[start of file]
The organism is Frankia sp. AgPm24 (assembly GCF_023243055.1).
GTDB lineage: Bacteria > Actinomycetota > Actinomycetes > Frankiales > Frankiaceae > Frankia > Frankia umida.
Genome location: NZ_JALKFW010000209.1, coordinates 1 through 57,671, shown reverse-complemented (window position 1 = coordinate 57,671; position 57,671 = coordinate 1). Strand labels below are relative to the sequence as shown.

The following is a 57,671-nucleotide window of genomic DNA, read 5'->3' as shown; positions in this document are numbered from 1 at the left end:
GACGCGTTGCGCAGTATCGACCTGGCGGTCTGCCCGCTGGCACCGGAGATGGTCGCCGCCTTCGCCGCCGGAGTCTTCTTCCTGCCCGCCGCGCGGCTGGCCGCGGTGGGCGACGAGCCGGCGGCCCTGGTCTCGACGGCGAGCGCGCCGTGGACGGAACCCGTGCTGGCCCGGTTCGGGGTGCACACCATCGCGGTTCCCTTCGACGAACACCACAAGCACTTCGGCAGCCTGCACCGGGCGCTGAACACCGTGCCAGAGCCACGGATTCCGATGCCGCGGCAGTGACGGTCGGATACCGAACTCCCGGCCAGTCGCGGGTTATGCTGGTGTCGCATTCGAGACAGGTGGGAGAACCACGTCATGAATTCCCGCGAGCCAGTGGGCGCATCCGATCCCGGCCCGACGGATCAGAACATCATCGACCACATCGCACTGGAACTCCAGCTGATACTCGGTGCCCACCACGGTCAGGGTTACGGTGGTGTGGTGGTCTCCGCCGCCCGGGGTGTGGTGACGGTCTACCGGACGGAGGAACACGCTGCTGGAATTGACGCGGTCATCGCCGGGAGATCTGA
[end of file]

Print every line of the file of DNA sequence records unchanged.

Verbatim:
The organism is Frankia sp. AgPm24 (assembly GCF_023243055.1).
GTDB lineage: Bacteria > Actinomycetota > Actinomycetes > Frankiales > Frankiaceae > Frankia > Frankia umida.
Genome location: NZ_JALKFW010000209.1, coordinates 1 through 57,671, shown reverse-complemented (window position 1 = coordinate 57,671; position 57,671 = coordinate 1). Strand labels below are relative to the sequence as shown.

The following is a 57,671-nucleotide window of genomic DNA, read 5'->3' as shown; positions in this document are numbered from 1 at the left end:
GACGCGTTGCGCAGTATCGACCTGGCGGTCTGCCCGCTGGCACCGGAGATGGTCGCCGCCTTCGCCGCCGGAGTCTTCTTCCTGCCCGCCGCGCGGCTGGCCGCGGTGGGCGACGAGCCGGCGGCCCTGGTCTCGACGGCGAGCGCGCCGTGGACGGAACCCGTGCTGGCCCGGTTCGGGGTGCACACCATCGCGGTTCCCTTCGACGAACACCACAAGCACTTCGGCAGCCTGCACCGGGCGCTGAACACCGTGCCAGAGCCACGGATTCCGATGCCGCGGCAGTGACGGTCGGATACCGAACTCCCGGCCAGTCGCGGGTTATGCTGGTGTCGCATTCGAGACAGGTGGGAGAACCACGTCATGAATTCCCGCGAGCCAGTGGGCGCATCCGATCCCGGCCCGACGGATCAGAACATCATCGACCACATCGCACTGGAACTCCAGCTGATACTCGGTGCCCACCACGGTCAGGGTTACGGTGGTGTGGTGGTCTCCGCCGCCCGGGGTGTGGTGACGGTCTACCGGACGGAGGAACACGCTGCTGGAATTGACGCGGTCATCGCCGGGAGATCTGA